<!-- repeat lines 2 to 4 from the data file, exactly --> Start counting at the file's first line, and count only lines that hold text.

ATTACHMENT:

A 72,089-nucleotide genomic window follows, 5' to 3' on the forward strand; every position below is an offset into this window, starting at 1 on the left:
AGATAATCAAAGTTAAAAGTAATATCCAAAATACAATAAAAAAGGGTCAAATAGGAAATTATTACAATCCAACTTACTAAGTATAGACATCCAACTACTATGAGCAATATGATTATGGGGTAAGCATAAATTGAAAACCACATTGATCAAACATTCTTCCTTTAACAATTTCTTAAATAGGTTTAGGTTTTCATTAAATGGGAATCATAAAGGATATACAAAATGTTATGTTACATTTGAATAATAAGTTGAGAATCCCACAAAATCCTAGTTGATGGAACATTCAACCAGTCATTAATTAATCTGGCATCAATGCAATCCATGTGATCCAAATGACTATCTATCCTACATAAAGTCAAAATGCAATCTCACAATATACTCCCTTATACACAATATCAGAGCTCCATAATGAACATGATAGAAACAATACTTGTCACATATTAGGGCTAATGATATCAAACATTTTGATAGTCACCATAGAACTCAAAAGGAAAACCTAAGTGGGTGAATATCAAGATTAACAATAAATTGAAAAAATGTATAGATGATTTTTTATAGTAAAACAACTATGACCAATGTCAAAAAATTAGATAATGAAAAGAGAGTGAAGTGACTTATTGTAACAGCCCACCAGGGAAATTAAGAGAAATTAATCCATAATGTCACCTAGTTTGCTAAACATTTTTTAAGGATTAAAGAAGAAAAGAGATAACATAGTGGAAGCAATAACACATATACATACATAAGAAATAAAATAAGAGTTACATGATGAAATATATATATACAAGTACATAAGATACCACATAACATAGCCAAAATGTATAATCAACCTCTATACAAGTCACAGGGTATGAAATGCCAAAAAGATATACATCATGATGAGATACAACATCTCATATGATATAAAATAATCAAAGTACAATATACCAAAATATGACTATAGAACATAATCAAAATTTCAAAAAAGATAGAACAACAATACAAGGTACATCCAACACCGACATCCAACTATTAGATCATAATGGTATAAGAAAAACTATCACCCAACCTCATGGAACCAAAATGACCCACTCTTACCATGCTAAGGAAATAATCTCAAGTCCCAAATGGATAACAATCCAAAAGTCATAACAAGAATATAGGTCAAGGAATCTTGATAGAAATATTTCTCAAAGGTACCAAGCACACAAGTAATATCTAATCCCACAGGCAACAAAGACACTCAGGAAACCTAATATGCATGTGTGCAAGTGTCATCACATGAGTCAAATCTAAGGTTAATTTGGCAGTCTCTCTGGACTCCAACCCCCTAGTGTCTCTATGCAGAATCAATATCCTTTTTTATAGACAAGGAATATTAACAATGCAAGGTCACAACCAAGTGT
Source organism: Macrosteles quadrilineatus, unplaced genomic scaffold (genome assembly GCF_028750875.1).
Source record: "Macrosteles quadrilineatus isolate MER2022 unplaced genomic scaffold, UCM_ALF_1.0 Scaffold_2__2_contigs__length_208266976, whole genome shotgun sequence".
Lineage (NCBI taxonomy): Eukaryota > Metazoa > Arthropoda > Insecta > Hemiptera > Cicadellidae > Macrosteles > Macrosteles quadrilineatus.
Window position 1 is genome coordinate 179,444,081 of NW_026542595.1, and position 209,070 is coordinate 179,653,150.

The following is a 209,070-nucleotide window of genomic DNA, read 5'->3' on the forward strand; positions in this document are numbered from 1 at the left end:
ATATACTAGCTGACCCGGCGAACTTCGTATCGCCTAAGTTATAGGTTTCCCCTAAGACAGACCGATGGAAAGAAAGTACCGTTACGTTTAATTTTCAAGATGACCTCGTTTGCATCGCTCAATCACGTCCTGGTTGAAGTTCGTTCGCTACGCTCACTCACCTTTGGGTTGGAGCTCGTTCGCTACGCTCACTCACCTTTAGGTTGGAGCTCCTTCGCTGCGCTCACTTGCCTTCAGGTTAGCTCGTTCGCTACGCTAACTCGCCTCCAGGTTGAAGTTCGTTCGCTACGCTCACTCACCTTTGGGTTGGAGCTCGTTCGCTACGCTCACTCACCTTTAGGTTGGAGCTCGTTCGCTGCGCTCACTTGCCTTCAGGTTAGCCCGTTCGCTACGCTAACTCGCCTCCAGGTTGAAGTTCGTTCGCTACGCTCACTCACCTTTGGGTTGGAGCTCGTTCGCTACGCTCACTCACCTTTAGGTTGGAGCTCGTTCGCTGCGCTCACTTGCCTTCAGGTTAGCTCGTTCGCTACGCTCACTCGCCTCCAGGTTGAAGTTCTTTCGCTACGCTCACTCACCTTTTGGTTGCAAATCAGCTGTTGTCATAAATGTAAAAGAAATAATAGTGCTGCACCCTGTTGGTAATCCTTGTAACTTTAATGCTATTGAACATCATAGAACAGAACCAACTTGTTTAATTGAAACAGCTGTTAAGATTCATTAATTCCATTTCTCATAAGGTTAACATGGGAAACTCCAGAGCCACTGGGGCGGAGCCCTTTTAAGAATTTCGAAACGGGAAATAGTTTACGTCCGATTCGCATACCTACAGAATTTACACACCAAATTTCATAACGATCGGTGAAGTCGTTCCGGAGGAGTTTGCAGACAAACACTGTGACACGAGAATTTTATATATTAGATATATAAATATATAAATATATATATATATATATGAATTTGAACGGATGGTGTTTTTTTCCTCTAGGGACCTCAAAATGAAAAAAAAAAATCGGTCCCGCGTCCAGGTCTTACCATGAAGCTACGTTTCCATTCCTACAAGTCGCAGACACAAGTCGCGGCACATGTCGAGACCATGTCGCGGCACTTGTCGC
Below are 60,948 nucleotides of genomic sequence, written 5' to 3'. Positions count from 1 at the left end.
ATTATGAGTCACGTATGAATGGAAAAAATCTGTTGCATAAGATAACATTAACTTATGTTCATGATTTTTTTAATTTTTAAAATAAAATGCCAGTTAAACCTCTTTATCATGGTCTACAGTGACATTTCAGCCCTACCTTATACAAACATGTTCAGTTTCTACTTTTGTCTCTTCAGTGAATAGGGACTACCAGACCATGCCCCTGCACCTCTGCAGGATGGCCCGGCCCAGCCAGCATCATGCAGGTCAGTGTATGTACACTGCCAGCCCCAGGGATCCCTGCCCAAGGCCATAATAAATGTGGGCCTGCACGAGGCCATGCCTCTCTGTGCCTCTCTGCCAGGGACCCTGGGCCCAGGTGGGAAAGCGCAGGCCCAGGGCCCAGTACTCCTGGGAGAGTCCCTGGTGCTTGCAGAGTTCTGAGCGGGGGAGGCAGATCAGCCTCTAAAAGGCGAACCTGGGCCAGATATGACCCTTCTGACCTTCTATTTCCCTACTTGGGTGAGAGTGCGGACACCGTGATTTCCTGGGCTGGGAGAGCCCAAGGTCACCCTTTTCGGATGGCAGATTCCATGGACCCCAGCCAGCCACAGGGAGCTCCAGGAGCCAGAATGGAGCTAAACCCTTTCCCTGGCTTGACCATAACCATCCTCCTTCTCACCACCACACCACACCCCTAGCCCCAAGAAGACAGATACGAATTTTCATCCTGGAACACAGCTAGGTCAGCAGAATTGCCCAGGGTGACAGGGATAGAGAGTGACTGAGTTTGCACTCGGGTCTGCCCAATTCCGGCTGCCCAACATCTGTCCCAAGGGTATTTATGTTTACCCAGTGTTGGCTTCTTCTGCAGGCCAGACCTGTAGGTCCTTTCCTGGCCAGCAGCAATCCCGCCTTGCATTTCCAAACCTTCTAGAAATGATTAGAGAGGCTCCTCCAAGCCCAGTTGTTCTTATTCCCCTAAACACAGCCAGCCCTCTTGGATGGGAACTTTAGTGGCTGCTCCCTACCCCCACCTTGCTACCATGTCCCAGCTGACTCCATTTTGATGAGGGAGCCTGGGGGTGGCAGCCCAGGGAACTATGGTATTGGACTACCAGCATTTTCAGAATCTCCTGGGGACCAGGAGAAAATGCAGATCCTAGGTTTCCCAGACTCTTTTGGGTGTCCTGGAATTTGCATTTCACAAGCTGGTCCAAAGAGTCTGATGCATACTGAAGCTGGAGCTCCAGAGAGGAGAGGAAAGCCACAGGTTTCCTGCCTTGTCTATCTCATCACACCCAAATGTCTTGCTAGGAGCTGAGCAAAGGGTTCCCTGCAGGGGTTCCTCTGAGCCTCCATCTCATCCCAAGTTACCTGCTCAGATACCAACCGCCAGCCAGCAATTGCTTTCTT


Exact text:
AGATAATCAAAGTTAAAAGTAATATCCAAAATACAATAAAAAAGGGTCAAATAGGAAATTATTACAATCCAACTTACTAAGTATAGACATCCAACTACTATGAGCAATATGATTATGGGGTAAGCATAAATTGAAAACCACATTGATCAAACATTCTTCCTTTAACAATTTCTTAAATAGGTTTAGGTTTTCATTAAATGGGAATCATAAAGGATATACAAAATGTTATGTTACATTTGAATAATAAGTTGAGAATCCCACAAAATCCTAGTTGATGGAACATTCAACCAGTCATTAATTAATCTGGCATCAATGCAATCCATGTGATCCAAATGACTATCTATCCTACATAAAGTCAAAATGCAATCTCACAATATACTCCCTTATACACAATATCAGAGCTCCATAATGAACATGATAGAAACAATACTTGTCACATATTAGGGCTAATGATATCAAACATTTTGATAGTCACCATAGAACTCAAAAGGAAAACCTAAGTGGGTGAATATCAAGATTAACAATAAATTGAAAAAATGTATAGATGATTTTTTATAGTAAAACAACTATGACCAATGTCAAAAAATTAGATAATGAAAAGAGAGTGAAGTGACTTATTGTAACAGCCCACCAGGGAAATTAAGAGAAATTAATCCATAATGTCACCTAGTTTGCTAAACATTTTTTAAGGATTAAAGAAGAAAAGAGATAACATAGTGGAAGCAATAACACATATACATACATAAGAAATAAAATAAGAGTTACATGATGAAATATATATATACAAGTACATAAGATACCACATAACATAGCCAAAATGTATAATCAACCTCTATACAAGTCACAGGGTATGAAATGCCAAAAAGATATACATCATGATGAGATACAACATCTCATATGATATAAAATAATCAAAGTACAATATACCAAAATATGACTATAGAACATAATCAAAATTTCAAAAAAGATAGAACAACAATACAAGGTACATCCAACACCGACATCCAACTATTAGATCATAATGGTATAAGAAAAACTATCACCCAACCTCATGGAACCAAAATGACCCACTCTTACCATGCTAAGGAAATAATCTCAAGTCCCAAATGGATAACAATCCAAAAGTCATAACAAGAATATAGGTCAAGGAATCTTGATAGAAATATTTCTCAAAGGTACCAAGCACACAAGTAATATCTAATCCCACAGGCAACAAAGACACTCAGGAAACCTAATATGCATGTGTGCAAGTGTCATCACATGAGTCAAATCTAAGGTTAATTTGGCAGTCTCTCTGGACTCCAACCCCCTAGTGTCTCTATGCAGAATCAATATCCTTTTTTATAGACAAGGAATATTAACAATGCAAGGTCACAACCAAGTGT
Source organism: Macrosteles quadrilineatus, unplaced genomic scaffold (genome assembly GCF_028750875.1).
Source record: "Macrosteles quadrilineatus isolate MER2022 unplaced genomic scaffold, UCM_ALF_1.0 Scaffold_2__2_contigs__length_208266976, whole genome shotgun sequence".